After such a big trip, intense planning and execution and post-event catch-up / wind down can leave you feeling a little, well vacant and empty. Riding the MTB Himachal was an exercise in enforced simplicity and purity, ie. you ate because you were really hungry and you slept because you were dog tired, two basic things that we rarely do in the western world with any great regularity. Petty things like TV programs, work hassle, DIY and other "concerns" we fill ourselves up with in everyday life just didn't appear on the radar. Coming back to the "normal" way of life has been rather odd and I have had to adapt some what to get back into the swing of things.
I am not totally reverting to my old self though. I plan to ride more and further on a regular basis. I have switched back to rigid and fixed and now feel more at home on the bike despite the perceived "hindrance" of such a set up. Local rides are approached with a nonchalant air of someone who does not need a bag full of "just in case" kit and extraneous gubbins to enjoy the ride. The only bad bit is all the mud :) I am also planning more long distance events to test my self now I know my limits lie somewhere beyond the horizon of my expectations. Audax events and bivvi trips are the two way I see this going. There are just not enough long distance MTB events in the UK (forget 24hr races and "enduros", that shit just don't do it for me) that are a) remote and challenging and b) not silly £££ entry fees.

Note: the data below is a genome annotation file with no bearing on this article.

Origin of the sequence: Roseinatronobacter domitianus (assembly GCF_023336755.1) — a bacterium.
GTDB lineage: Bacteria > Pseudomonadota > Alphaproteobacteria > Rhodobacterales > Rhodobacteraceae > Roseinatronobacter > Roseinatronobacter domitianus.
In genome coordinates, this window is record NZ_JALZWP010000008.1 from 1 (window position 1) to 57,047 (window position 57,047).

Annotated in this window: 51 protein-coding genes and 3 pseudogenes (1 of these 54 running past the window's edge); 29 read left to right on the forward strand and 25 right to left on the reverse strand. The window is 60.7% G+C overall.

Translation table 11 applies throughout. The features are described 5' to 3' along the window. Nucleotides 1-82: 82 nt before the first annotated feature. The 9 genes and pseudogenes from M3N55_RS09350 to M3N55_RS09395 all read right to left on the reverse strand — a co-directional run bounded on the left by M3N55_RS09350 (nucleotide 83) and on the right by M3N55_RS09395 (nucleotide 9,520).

I also plan to get by with less, consider my actions more carefully and plan a little more. Having seen the abject poverty in Delhi and the meager possession of other people in India I have really woken up to all the crap we buy "just because..." does not make us better or happier (EDIT: see later in this post for more info, I really can't be bothered to edit it as I would rather spend time with Becca and I can always re-visit this after a long solo ride to mull it over) In fact walking round the new Habitat store in cheltenham made me feel really uneasy. Now I am not talking about giving everything away and living in a commune but as the Solitude strap-line said, Need Less - Do More. Guess I sort of forgot about that in the rush to Do More.
Bivvi trips will most likely be "ride form the door step" 2-3dayers with minimal kit and planning. I would love to try some audax events in the 200-400km range and possibly a 600km later in the year. I don't plan on a new bike, well I did sketch out an audax frame and kit list but realised that I could throw slicks and a 15t sprocket on the 29er (along with a rack if needed) and make do. I know the position is fine for 200km+ and the kit is top-notch and durable. I did take a look at (and perform a currency conversion) one of these as the last one was great and I think it would be the ultimate "do it all" bike (with cantis so I can fit CX tyres and get silly in the mud) although the kit would be very similar to the 29er!
I am currently reading the "The way of happiness" by HH the Dali Lama. Now I am not a "spiritual" person and have a pretty pragmatic out look on life and thought that this book might be a little "airy fairy" but I was very happy to find that HH has a very common sense approach to the problems of the world and ways to improve your life which don't involve tie-dye, joss sticks and "spirits" Now I don't see my self becoming a Buddhist but I can certainly see the benefit in their approach.
The basics are to see your self as a human being and know that you are like all the other people. That you want to increase your happiness and decrease your suffering. That all other sentient beings want the same and you should do all you can to assist them. Sounds like common sense to me.